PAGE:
Home » Posts tagged 'Julie Gustafson'

  • [Desire: Julie’s Mother]

    [Desire: Julie’s Mother]

    Videomaker Julie Gustafson and her teenaged subject/collaborator Cassandra Swaing show Julie’s mother footage from the documentary Desire, featuring Cassandra (as well as Cassandra’s own videos), in which Julie discusses her own life, including her marriage and her abortions. 00:36 Julie sits on the floor prepping the television and her microphone while her mother and Cassandra wait in the kitchen.  05:14 Julie explains to her mother that she wants to show her two scenes from the film that are more about her … Continue reading

  • [Pursuit of Happiness: Molly Rush]

    [Pursuit of Happiness: Molly Rush]

    Raw footage of an interview with activist Molly Rush for the video Pursuit of Happiness, produced and directed by Julie Gustafson and John Reilly.    00:15 Activist Molly Rush, curly haired with big glasses, rides through a snow-covered city in the backseat of a car. Camera operator Julie Gustafson sits in the front passenger seat while shooting Molly, who is giving directions to the driver and making small talk.  03:45 In response to a question from Julie, Molly discusses the history of … Continue reading

  • [Giving Birth: Margaret Mead Tape 2]

    [Giving Birth: Margaret Mead Tape 2]

    An interview with cultural anthropologist Margaret Mead. 00:24 Mead discusses the effects of anesthetizing the mother and removing the possibility of breastfeeding on a baby, including on the next generation.  02:10 Mead ascribes this to men “[taking] over childbirth” and turning it into a profession that is convenient for the doctor rather than the mother or the baby.  03:25. Discussions of myths expression jealousy or suspicion towards women’s reproductive capacity, as well as the professionalization of birthing and the various … Continue reading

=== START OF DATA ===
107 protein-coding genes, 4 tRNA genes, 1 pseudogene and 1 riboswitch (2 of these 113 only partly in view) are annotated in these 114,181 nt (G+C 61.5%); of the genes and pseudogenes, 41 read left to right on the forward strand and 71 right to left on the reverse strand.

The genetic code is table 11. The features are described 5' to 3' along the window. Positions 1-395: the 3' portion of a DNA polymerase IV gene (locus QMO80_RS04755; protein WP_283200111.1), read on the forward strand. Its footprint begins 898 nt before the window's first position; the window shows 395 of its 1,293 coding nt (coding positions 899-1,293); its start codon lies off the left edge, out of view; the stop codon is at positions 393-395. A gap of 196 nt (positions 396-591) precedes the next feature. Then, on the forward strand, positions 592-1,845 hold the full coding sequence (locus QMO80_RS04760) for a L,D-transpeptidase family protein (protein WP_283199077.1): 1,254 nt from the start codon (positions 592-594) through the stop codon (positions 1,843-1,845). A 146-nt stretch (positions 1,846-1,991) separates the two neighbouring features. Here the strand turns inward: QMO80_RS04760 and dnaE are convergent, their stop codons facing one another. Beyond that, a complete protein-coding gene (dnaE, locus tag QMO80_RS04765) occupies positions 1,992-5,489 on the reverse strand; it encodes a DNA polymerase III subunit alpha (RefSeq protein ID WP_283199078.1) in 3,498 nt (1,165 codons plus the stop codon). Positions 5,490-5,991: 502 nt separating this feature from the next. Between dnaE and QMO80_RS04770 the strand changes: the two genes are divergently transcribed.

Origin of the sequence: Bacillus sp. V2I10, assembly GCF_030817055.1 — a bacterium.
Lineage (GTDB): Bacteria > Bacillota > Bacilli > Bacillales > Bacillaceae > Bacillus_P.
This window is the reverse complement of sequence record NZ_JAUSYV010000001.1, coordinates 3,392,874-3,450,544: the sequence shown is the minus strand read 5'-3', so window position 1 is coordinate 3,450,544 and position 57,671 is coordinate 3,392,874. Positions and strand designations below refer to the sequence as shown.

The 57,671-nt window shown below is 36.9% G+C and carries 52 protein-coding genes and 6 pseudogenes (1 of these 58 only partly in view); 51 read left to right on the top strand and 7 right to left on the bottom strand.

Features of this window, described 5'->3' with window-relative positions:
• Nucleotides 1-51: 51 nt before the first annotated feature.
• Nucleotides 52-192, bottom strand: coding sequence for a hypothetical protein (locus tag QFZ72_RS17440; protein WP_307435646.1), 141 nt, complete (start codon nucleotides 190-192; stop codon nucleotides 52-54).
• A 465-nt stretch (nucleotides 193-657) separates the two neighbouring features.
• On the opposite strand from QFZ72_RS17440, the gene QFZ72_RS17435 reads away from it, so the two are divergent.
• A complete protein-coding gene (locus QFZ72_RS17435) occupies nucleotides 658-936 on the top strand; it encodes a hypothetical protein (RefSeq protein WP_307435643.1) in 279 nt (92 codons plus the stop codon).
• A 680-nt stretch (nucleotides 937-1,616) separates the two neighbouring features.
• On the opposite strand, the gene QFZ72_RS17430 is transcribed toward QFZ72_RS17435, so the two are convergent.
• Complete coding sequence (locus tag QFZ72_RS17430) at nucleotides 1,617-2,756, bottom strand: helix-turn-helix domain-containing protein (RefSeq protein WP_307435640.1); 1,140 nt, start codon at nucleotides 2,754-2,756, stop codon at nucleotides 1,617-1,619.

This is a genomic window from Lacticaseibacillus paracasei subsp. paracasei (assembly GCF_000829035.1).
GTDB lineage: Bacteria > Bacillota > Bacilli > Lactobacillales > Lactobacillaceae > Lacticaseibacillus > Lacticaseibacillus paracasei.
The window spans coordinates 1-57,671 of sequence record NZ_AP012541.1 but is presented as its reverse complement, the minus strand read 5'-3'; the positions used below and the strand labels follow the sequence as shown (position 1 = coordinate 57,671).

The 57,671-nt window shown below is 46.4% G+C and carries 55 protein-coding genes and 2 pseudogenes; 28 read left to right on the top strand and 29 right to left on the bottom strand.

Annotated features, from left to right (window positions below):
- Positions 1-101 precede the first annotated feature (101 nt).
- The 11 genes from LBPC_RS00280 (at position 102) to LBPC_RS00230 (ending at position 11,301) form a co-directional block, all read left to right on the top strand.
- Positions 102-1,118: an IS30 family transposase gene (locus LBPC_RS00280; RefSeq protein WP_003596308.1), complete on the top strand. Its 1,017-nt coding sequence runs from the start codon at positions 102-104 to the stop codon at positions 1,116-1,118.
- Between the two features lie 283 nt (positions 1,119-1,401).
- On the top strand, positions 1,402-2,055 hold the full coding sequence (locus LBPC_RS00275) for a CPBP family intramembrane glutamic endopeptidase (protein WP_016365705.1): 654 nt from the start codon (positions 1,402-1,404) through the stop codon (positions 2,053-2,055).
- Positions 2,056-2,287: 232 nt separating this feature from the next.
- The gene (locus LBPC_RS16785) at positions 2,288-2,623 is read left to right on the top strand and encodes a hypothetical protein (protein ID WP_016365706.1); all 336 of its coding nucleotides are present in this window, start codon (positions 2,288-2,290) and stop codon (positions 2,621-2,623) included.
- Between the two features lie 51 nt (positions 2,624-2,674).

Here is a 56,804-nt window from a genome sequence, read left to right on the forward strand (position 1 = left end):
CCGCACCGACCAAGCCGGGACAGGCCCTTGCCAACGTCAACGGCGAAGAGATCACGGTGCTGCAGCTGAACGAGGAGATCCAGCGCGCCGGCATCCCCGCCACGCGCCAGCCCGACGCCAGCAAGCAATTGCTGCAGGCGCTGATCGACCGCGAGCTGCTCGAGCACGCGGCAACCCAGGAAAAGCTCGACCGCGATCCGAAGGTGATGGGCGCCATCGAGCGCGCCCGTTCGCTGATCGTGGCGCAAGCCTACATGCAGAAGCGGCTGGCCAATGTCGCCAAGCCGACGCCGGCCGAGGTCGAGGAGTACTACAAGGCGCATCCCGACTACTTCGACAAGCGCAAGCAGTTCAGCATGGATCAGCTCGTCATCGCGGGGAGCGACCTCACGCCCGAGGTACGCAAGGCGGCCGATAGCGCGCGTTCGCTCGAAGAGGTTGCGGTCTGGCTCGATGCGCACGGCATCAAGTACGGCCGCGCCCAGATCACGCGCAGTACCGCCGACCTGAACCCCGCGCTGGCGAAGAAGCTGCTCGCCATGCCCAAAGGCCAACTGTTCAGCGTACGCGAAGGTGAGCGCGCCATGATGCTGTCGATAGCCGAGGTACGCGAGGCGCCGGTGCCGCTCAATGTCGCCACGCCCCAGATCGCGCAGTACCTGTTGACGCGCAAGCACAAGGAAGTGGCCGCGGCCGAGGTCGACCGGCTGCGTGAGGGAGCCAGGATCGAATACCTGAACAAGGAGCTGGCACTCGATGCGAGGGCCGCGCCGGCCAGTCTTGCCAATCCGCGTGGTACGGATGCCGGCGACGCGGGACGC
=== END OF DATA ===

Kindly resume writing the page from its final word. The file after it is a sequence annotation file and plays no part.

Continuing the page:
• [The Pursuit of Happiness: Ida May and George Petsock]

    [The Pursuit of Happiness: Ida May and George Petsock]

    An interview conducted at the home of elderly couple Ida May and George Petsock. George is a superintendent of prisons in Pittsburgh, PA, and his career has often interfered with his home life, including frequent moves around the state.    00:00 Working in human services, George says that he typically takes them home with him, worrying about their situation and their sorrows.  01:25 George describes vacations and other things that he’s missed out on because of his job. 02:30 Ida … Continue reading

  • [Casting the First Stone raw footage]

    [Casting the First Stone raw footage]

    Footage taken at an anti-abortion demonstration for the documentary Casting the First Stone, directed by Julie Gustafson. Includes an interview with Frances Sheehan and a press conference with Randall Terry. 00:23 Demonstrators sing “Glory Glory Hallelujah” as they sit outside of the Suburban Women’s Clinic in Paoli, PA, blocking the entrance. The police arrive. 02:27 Police begin arresting demonstrators for criminal trespassing, removing them one by one on stretchers. The other demonstrators remain seated and continue singing hymns. 10:16 Frances Sheehan, … Continue reading